In “A Rose For Emily,” William Faulkner imitates associative Southern storytelling style as an unnamed first-person narrator speaks for the entire town of Jefferson, relating what all the townspeople know or believe. Unlike typical Faulkner stories that employ multiple individual narrators, “A Rose for Emily” achieves the effect of multiple narrators by combining them into a single narrative voice, an unnamed (and not always consistent) narrator. First-person plural pronouns emphasize that this narrator represents the consciousness of the town. This style is similar to that used in Greek tragedy, wherein chorus and chorus leader provide the reader/audience with information, interpret the characters’ actions, and express public opinion; thus, the narrator in “A Rose for Emily,” whose age and gender are never identified, can be designated a choric character.
The narrative sequence in this story is not chronological; the reader learns Miss Emily’s history in much the same way a newcomer to Jefferson might hear about her history. As the story opens, Miss Emily apparently has just died, and the townspeople are discussing her strange and sad life. Faulkner relates various incidents in her life, but these incidents are related thematically, not chronologically. Faulkner builds suspense by imitating the southern storyteller’s style of describing people and events through situation-triggered memories; hence, the plot is associative rather than chronological.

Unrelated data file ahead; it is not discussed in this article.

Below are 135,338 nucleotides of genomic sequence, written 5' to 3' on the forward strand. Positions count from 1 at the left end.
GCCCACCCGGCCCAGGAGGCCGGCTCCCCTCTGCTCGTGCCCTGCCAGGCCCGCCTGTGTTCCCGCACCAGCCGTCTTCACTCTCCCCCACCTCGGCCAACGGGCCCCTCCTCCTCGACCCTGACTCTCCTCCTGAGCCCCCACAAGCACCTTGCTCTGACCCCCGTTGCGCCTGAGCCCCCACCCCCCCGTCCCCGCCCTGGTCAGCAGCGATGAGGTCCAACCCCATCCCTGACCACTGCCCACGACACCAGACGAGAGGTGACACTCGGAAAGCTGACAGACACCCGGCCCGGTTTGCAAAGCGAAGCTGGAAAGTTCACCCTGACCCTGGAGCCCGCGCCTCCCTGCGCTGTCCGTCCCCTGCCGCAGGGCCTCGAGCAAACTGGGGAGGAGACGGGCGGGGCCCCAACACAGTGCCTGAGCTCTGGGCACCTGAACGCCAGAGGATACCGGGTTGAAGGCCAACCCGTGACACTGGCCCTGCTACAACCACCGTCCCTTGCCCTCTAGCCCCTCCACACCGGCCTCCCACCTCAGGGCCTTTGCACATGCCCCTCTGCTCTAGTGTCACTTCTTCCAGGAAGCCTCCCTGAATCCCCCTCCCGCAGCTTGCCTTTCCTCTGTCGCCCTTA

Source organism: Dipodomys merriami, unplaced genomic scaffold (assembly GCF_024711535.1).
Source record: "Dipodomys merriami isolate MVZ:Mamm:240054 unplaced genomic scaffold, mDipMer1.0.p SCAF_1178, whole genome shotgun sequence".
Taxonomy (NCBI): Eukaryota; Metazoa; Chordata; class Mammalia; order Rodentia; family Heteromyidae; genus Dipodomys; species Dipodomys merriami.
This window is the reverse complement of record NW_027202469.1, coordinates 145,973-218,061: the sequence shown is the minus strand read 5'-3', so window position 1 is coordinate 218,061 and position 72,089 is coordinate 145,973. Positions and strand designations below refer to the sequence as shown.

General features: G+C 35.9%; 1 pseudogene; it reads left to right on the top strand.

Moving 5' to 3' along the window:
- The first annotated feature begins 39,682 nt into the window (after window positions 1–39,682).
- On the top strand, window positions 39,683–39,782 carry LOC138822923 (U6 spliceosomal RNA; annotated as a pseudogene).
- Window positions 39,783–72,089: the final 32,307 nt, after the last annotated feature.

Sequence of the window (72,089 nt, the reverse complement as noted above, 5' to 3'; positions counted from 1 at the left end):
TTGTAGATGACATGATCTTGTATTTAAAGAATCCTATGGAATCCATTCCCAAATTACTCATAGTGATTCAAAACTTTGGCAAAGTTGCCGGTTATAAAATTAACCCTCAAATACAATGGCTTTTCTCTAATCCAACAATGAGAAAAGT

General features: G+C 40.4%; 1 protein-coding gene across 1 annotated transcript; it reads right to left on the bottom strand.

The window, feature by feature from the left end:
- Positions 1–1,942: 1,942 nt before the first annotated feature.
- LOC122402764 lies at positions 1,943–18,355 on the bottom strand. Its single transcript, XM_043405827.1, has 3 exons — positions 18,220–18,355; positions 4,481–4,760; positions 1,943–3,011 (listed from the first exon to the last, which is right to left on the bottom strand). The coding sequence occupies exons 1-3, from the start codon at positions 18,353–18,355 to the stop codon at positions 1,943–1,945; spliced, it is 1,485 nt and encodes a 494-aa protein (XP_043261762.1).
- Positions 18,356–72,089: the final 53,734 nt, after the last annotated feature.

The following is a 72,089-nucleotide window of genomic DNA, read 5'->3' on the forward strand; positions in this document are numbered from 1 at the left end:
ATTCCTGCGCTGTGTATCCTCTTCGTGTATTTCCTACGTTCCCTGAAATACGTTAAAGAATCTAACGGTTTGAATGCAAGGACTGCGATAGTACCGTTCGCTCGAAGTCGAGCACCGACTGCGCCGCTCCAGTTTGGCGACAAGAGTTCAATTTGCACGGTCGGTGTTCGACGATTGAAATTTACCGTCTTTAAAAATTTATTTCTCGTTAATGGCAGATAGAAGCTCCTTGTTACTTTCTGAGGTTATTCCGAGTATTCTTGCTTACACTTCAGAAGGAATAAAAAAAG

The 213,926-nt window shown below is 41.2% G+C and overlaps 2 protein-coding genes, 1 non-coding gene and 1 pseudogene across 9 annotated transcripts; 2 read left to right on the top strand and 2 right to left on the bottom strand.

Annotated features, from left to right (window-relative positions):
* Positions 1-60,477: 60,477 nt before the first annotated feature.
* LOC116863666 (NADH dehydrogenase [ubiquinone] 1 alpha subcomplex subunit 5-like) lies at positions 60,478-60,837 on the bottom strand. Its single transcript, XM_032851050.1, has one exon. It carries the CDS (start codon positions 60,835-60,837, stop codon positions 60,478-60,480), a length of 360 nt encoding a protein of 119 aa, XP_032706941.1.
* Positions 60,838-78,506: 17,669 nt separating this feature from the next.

The story’s primary theme—the destructive effects of time, most notably change and decay—is familiar to readers of Faulkner. Change is Miss Emily’s enemy, so she refuses to acknowledge it, whether that change is the death of her father, the arrival of tax bills, the decay of her house, or even the beginning of residential mail delivery. Furthermore, her attitude toward the death of her father (and later the death of Colonel Sartoris) foreshadows her attitude toward the death of Homer Barron. Because Miss Emily is associated with the passage of time (her ticking watch is concealed in her bosom—heard but never seen), one might consider her to be living outside the normal limitations of time or, perhaps, simply not existing. Thus, she appears to combine life and death in her own person.
A minor theme in the story is the social structure of the early twentieth century American South, as it is being eroded by the industrialized New South. To avoid embarrassing Miss Emily, Colonel Sartoris devises a convoluted explanation of Jefferson’s pre-Civil War debt to the Griersons, but this same man, also, had authored an edict that any African American woman appearing on Jefferson’s streets without an apron could be beaten. Likewise, to avoid appearing to give Miss Emily charity, the families of Jefferson send their young daughters to Miss Emily’s house for china-painting lessons. Most significant, though, is the change in Jefferson’s attitude toward the relationship between Miss Emily (a descendant of Southern gentility) and Homer (a working man, and a Northerner). Initially, the townspeople are horrified by their coupling, but gradually they come to accept Homer as a good choice for Miss Emily, perhaps as a matter of necessity.